Found at: The Galleria, 14 Paradise Street, Liverpool, L1 8JF, United Kingdom
I remember reading about Epic Burger via the Serious Eats feed and marked it down to visit when I was in Chicago. Fortunately (unfortunately?) it’s located very near to where I’m staying so it makes for an easy visit. Its location very close to Roosevelt University helps provide a steady customer base.
Everything about Epic Burger screams like it’s a chain but there’s only one outlet (so far). I’m guessing that they probably want to be bought out or go into a franchising model. Right now, all I care about is the fact that they serve some very decent grub. Their prices are definitely more than you would pay at your other chains but I can attest that it won’t leave you with that strange vacantly void feeling, a precursor to the inevitable sugar crash that accompanies the perfectly homogenised food of other burger joints. What epic does well, it does really well.
Their game is about freshness and locally sourced foods with a series of rules that help you understand what they focus on. It’s an easy target to read whilst waiting in line since their menu is only visible when you turn the corner and are directly in front of them. Fortunately their menu is pretty simple: One of four burgers/sandwiches with additional toppings. Combine it with fries, a shake or a smoothie or just get the combo which saves you a dollar. All of it is freshly cooked to order, including the hand pressed (almost looking like a smashed) patty that actually tastes like real beef instead of tasteless stodge. The fries were great, served in a brown paper bag, medium cut and crispy and I have to give particular mention to the freshly made peanut butter shake. Mmm… you’d be surprised at how well it works.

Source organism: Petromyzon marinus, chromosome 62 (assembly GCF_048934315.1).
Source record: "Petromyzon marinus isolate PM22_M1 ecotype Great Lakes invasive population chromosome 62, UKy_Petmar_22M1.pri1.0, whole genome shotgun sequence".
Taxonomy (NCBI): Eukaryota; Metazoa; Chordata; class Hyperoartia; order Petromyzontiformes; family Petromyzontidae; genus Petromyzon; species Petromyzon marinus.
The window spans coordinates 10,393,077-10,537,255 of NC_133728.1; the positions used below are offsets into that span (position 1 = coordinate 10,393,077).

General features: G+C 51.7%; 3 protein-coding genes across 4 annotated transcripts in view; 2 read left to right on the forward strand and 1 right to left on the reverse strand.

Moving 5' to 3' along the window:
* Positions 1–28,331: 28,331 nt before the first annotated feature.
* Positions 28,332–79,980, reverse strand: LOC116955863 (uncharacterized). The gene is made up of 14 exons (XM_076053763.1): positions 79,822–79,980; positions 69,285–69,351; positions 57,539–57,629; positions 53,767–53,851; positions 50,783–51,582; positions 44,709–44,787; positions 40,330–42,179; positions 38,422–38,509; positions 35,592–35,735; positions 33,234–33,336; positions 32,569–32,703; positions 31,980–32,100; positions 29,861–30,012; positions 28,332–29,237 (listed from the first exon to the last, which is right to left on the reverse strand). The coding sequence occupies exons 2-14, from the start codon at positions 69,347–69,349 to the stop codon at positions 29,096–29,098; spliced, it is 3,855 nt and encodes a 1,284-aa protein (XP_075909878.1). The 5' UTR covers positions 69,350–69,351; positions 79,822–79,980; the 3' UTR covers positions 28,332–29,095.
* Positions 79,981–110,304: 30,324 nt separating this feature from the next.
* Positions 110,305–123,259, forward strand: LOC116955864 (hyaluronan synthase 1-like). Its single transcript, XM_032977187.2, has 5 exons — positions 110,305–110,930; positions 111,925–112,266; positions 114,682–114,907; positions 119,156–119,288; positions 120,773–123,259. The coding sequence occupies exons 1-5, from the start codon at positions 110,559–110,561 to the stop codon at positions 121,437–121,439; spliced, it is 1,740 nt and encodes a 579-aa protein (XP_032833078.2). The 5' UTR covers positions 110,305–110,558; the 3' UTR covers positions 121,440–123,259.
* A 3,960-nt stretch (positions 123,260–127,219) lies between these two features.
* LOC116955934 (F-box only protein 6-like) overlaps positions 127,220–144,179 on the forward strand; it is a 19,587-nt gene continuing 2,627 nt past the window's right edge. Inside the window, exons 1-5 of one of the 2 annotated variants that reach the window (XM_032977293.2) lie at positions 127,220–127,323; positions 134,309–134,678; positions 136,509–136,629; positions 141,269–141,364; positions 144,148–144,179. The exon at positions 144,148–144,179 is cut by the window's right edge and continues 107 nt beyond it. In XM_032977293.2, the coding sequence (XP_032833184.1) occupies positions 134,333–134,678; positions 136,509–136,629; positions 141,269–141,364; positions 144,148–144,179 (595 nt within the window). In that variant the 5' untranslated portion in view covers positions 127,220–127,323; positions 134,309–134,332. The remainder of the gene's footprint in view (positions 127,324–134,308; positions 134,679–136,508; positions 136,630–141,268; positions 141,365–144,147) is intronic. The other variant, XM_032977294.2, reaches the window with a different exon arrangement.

I’m glad that Epic Burger delivers on what they say. I’m hoping they manage to stick to their guns if they do decide to franchise but in the meantime, enjoy their only outlet where they serve some great burgers, fries and shakes.
Name: Epic Burger
Found at: 517 South State St. Chicago, IL 60605
The Damage: US$12.25 for a burger combo including burger, fries and a shake (+tax)
Nineteen Ten is a welcome addition to one of the food courts found at Shepherd’s Bush Westfield shopping centre. Unlike many of the other “chain” presents, Nineteen Ten is independently owned and run, serving a mean selection of tacos, burritos and fajitas very much in the californian-mexican trend that has been hitting London. It’s bright yellow sign attracts people to the sign and they even have little menus to take with you if you want to simply think about what you want as you shop.
Ordering is simple. You walk up, wait in the queue, and ask for burrito/taco/fajita with one of the many meats. They were out of the barbacoa meat (anything that’s been cooked for a long time is my sort of ideal dish) so I ended up with a steak fajita. Unlike many of the other burrito joints around town, they actually use a flavoured rice (I think lime), and a little bit more of a variety of choice when it comes to fillings including two types of beans. I didn’t have the guacamole but my sister did and she said it was wonderful.
Serving size wise, it seemed about the same size as what I’d get at Freebird, or Daddy Donkey although at Westfield you end up with a plate as well as foil, so at least you won’t end up dripping it on yourself. Priced at £5.50, my burrito was pretty good value, and was very tasty.
I’d definitely recommend this place if you want something different and you happen to be in this area of town. I can’t say that I’d go out of my way just to get here (although I did for this particular visit) but I would definitely return again.
Name: Nineteen Ten Mexican Kitchen
Location: Westfield Shopping Centre, Shepherd’s Bush/White City
The Good: Tasty, fresh and reasonably sized burrito. Guacamole was apparently quite tasty. A wider variety of filings to choose from.
The Not So Good: Asking for extra hot wasn’t particularly hot, and like with pretty much the rest of the food court, you almost have to fight for a place at lunchtime.
Yay. Via Slashfood.
I wonder though if they’re going to be American-sized portions, or adopted for more local trends.